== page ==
Why a strategic warmup routine matters

A-skips for baseball warmup routines.

You know the quote, “How you do anything is how you do everything?” 

As baseball season takes place around the country, we want to help our athletes perfect their baseball warmup routines. 

A proper warmup routine can be the deciding factor between elite or mediocre performance. If done poorly, it can lead to an injury rate spike in-season. 

Most athletes show up to the field, go for a jog, do a couple of static stretches, add in some band work, and then go throw/hit. While this may be somewhat beneficial, we are missing a huge part of the puzzle. 

Movement preparation and activation are key to maximizing performance and health. In other words, what movements does each athlete need to prepare for and what muscle groups need activation?

Which specific areas of movement, activation, and range of motion does the athlete need to prep?

As we know, the warmup should be different for each athlete; no two athletes are the same. 

These areas can be broken up into specific joints and the desired prep based on deficiencies and expected movements. Here are some joints we need to prepare:

  • Ankles
  • Pelvis/Hips
  • Spine/Rib Cage
  • Shoulder
  • Elbow/Wrist

With each joint, we must prepare it in a specific way. For example, if an athlete is hyper-mobile in his/her pelvis, mobilizing this joint will create an even more “loose” and unstable joint that can lead to a hypoactive glute, causing less force production. 

Instead, the same athlete should focus on glute activation through hip extension and lateral work to optimize the pelvis’ function for performance. 

This same thought process can be taken to all joints. Here are some common areas to assess:

  • Does each joint need mobility or stability?
  • Does the joint lack flexion, extension, abduction, adduction, or rotation?
  • On what plane do we need more stability?
  • Does this athlete need to create more tension/power?
  • Can the athlete create optimal joint positions for force production?

Throughout a baseball/softball game, each athlete will dorsiflex and plantarflex the ankle, extend, flex, abduct, adduct, and rotate the hip, etc. so let’s activate in a way that accommodates.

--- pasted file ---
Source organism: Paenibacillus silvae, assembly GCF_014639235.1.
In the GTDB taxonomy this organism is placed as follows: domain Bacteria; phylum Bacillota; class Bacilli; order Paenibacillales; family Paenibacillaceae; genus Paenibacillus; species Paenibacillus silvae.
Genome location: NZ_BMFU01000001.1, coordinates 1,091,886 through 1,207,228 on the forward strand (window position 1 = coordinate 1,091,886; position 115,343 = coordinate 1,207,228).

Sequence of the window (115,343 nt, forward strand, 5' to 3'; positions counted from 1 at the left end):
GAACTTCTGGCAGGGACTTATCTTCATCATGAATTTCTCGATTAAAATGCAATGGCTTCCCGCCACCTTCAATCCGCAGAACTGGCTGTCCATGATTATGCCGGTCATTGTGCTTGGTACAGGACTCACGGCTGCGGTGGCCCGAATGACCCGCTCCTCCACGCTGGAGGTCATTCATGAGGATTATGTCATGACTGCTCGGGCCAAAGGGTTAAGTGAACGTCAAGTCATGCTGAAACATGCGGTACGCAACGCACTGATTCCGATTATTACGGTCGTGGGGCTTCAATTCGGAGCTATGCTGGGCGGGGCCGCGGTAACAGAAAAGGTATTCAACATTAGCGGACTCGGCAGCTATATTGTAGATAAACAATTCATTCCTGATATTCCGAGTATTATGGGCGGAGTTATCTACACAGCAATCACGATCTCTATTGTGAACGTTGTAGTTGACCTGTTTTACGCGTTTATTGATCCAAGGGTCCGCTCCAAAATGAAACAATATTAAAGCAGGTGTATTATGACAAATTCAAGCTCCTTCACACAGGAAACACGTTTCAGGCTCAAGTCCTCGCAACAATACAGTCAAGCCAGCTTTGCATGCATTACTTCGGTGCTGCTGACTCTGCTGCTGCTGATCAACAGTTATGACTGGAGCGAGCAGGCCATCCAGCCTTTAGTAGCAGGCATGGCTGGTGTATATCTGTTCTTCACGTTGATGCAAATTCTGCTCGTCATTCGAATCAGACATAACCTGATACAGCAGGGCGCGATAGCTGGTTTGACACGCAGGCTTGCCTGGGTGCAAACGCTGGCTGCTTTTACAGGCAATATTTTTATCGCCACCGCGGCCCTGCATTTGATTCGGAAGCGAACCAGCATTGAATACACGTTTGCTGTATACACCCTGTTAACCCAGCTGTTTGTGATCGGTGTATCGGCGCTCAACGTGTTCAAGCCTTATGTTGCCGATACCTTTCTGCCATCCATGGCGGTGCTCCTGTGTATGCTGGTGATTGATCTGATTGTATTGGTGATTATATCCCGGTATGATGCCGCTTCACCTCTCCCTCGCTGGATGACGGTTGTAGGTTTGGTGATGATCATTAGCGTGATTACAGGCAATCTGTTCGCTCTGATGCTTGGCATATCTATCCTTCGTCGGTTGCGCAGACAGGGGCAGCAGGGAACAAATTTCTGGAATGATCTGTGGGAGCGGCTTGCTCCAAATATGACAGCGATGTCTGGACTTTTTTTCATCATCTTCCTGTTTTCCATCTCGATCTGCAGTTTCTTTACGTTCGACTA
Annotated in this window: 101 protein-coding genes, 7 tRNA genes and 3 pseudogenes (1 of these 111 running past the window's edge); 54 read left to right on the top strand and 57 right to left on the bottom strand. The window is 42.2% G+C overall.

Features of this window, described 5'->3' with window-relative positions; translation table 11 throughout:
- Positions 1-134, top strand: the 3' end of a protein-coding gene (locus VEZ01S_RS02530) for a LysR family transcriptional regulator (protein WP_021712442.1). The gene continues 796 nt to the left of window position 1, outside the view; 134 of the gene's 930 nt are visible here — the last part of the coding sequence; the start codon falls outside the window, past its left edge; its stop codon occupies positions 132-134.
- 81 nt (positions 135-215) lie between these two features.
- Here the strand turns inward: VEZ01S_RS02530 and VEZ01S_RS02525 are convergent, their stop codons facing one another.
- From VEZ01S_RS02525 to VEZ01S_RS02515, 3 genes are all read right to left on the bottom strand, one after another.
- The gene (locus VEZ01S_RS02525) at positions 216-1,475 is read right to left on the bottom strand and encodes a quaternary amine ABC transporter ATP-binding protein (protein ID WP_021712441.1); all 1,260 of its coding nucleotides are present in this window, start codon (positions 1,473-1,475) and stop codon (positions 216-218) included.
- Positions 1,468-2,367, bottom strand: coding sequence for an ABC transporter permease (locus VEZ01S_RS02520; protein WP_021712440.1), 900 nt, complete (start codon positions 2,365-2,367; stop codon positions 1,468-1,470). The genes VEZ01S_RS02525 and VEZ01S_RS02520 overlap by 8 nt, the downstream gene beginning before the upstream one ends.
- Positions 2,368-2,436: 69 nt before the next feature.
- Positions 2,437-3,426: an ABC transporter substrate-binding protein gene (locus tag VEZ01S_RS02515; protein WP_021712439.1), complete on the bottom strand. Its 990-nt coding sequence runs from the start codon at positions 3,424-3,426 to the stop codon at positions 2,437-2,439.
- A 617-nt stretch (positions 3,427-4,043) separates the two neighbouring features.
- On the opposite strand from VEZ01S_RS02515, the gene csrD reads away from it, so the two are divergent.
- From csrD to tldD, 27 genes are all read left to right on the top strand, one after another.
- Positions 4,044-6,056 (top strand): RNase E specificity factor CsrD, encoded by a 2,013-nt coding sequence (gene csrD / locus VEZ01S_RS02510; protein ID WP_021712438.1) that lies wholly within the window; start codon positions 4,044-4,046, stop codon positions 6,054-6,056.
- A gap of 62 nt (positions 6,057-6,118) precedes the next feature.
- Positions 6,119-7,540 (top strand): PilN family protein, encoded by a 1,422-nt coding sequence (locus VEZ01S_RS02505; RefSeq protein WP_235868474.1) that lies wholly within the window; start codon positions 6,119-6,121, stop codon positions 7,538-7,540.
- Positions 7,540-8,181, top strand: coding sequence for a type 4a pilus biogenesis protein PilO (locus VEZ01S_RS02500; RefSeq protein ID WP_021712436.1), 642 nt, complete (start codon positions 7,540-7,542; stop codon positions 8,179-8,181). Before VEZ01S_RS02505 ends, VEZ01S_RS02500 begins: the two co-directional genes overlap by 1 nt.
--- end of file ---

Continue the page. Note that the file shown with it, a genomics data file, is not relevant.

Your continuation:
By asking these questions, we can create custom baseball warmup routines for individual athletes and optimize their performance. 

Baseball warmup routine with med ball.


Gone are the days of seated hamstring stretching and the shoulder cross-body stretch for warmups.  

Why? Because we can do better for athletes. 

Yes, you may feel good at that moment, but those stretches don’t prepare your body to compete. 

Static stretching is designed as an end-range muscle/joint exercise to mobilize a joint (no activation or end-range stability established). End-range mobility should be done in the gym and off the playing field to develop better joint positions along with strength work. 

“Dynamic stretching” include movements designed to prepare your body for use and safety. 

Think of your body as a car. 

When it’s cold out, you need to warm it (dynamic stretching) up before driving not change your windshield wipers (static stretching). Dynamic stretching creates better function. 


Performance is left on the table due to improper warmups. Instead of going through the motions and throwing to warm up, warm up to perform. 

Be intentional and specific with each exercise. As performance coaches, we are tired of watching young athletes run to the foul pole, do three minutes of Jaeger Bands, and start throwing because the rescinding effects are all negative (mediocre performance, injury, etc). 

Each joint should be moved based on what it lacks and its task. 

Looking for more information on baseball warmup routines? Check out AZ Strength Coach Taylor Davis’ blog post here.